How do you know if you’re getting stronger in the gym? Most of us are aware that over time, we have to increase our weight and/or reps, but how do we know how much weight to add, and when to add it?
What is Progressive Overload?
Progressive overload is the idea of gradually increasing the intensity of your workouts over time by modifying the acute variables of the workout (weight, sets, reps, duration, rest, etc.) A gradual increase in intensity prevents a lull in muscle growth while promoting muscular hypertrophy (Adams, 2021).
And what is muscular hypertrophy? Typically with a rep range between 8-12 for 3-5 sets, training for muscular hypertrophy is training for muscle growth. When the goal is to increase muscle mass, the amount of resistance chosen is important. If you can easily complete 12 repetitions of an exercise for 3 sets, this might be a signal to increase the resistance level. If you can barely complete one set of 8 repetitions, you’ll likely need to decrease the weight. In order to continue to challenge your muscles each week, intensity should be increasing over time.
So now we know that increasing intensity is integral to muscle growth, but how much should we be increasing at a time? Before you add another plate on the bar, take note of the 10% rule. In summary, the 10% rule says that the intensity of your workout should increase by no more than 10% each week (Adams, 2021). For some, 10% might be too much to add each week, and that’s okay! As long as you’re steadily increasing the intensity and challenging yourself, you’ll be on your way.
Benefits of Progressive Overload
In order to make progress within any training program, the body must constantly be challenged and broken down in order to recover and adapt so that it can handle the new resistance being placed. This principle is what makes the idea of progressive overload so important. By following progress overload, many people have seen improvements within athletic specific training, weight loss, etc. One of the biggest testimonies to progressive overload is body re-composition.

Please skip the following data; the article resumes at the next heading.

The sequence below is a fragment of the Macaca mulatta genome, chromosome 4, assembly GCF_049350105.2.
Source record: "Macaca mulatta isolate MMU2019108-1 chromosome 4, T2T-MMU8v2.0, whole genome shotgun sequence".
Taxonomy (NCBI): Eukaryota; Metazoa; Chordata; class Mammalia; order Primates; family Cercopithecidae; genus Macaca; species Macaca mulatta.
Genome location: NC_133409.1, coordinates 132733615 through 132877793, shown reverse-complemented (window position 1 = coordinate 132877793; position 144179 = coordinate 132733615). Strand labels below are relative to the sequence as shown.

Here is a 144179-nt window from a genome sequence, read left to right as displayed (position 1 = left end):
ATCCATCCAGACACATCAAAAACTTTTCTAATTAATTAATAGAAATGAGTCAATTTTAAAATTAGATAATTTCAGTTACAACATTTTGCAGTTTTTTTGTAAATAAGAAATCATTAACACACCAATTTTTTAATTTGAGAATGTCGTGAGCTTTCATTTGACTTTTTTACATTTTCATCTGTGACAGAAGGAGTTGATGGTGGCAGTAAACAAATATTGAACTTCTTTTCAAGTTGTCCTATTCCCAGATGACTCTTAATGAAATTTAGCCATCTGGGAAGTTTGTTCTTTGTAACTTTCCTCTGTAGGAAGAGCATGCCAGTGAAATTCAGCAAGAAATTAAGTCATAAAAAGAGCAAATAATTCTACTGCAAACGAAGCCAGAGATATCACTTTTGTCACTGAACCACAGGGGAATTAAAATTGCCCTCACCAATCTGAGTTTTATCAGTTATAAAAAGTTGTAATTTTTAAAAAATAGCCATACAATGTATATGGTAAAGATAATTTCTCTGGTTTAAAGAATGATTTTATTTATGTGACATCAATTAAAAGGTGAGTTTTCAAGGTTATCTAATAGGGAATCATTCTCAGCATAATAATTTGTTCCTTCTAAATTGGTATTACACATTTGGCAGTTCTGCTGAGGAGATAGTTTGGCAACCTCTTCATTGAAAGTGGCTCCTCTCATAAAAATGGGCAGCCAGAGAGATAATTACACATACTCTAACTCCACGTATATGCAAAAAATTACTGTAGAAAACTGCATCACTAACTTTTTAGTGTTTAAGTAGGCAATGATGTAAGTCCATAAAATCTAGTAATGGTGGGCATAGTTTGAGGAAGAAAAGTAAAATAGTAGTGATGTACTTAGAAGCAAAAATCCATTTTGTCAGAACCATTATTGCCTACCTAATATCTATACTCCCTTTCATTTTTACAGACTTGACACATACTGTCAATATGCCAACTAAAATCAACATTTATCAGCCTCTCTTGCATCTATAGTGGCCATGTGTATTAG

When thinking of progressive overload, you must remember its purpose is to break down the body. However, breaking the body down too much can result in injury or long-term complications. Here are some rules to follow when trying to perform progressive overload:
Rule #1 - To safely progress an exercise, make sure you are properly performing it. If the exercise is not being performed properly certain aspects of the body may over compensate, resulting in injury. If you're not sure about your form, personal trainers are a great addition to help you correct or maintain form.
Rule #2 - When progressing a workout it's important to do it gradually. If you try to make drastic progressions you run the risk of injury due to your body not being able to handle the excessive stimulus that you have placed amongst it. One of the safest ways to progressively overload is to increase the stimulus at most. 5%-10%. For example, if you're looking to progress your 10-repetition max of 135 lbs., the safest method would be to increase the weight to a 10-repetition max of 141. Of course, you may not be able to get 10 repetitions of 141 lbs. Off the bat, the safe thing to do is do as many as you feel safe and comfortable doing so.
Rule #3 - When doing progressive overload, it is important to know your limits and have a spotter if trying to push closer to those limits. During progressive overload you are typically working at pretty intense level of exertion. This amount of exertion can result in a period of fatigue which can contribute to one potentially failing on their attempt. In order to prevent injuries from occurring due to muscular fatigue and failure on a barbell, having someone to spot you will be a great resource. If you are unable to find someone to spot you, safety racks and pins are great mechanical spot you can use.
Whether you lift, run, swim, or bike, following the principle of progressive overload will get you great results. Consistently challenging your body to do 10% more will get you that much closer to achieving your goals and surprising yourself with what you can accomplish.
Adams, A. (2021, July 16). Progressive overload explained: Grow muscle & strength today. blog.nasm.org; National Academy of Sports Medicine. https://blog.nasm.org/progressive-overload-explained
Gay, C. (2018, April 24).Progressive overload: Get stronger in a healthy way. mayoclinichealthsystem.org; Mayo Clinic Health System. https://www.mayoclinichealthsystem.org/hometown-health/speaking-of-health/progressive-overload-get-stronger-in-a-healthy-way
Shannon McGoey, CPT is a personal trainer at Merritt Clubs Eldersburg.
Lameak Barrett, CPT is a fitness team leader at Merritt Clubs Downtown.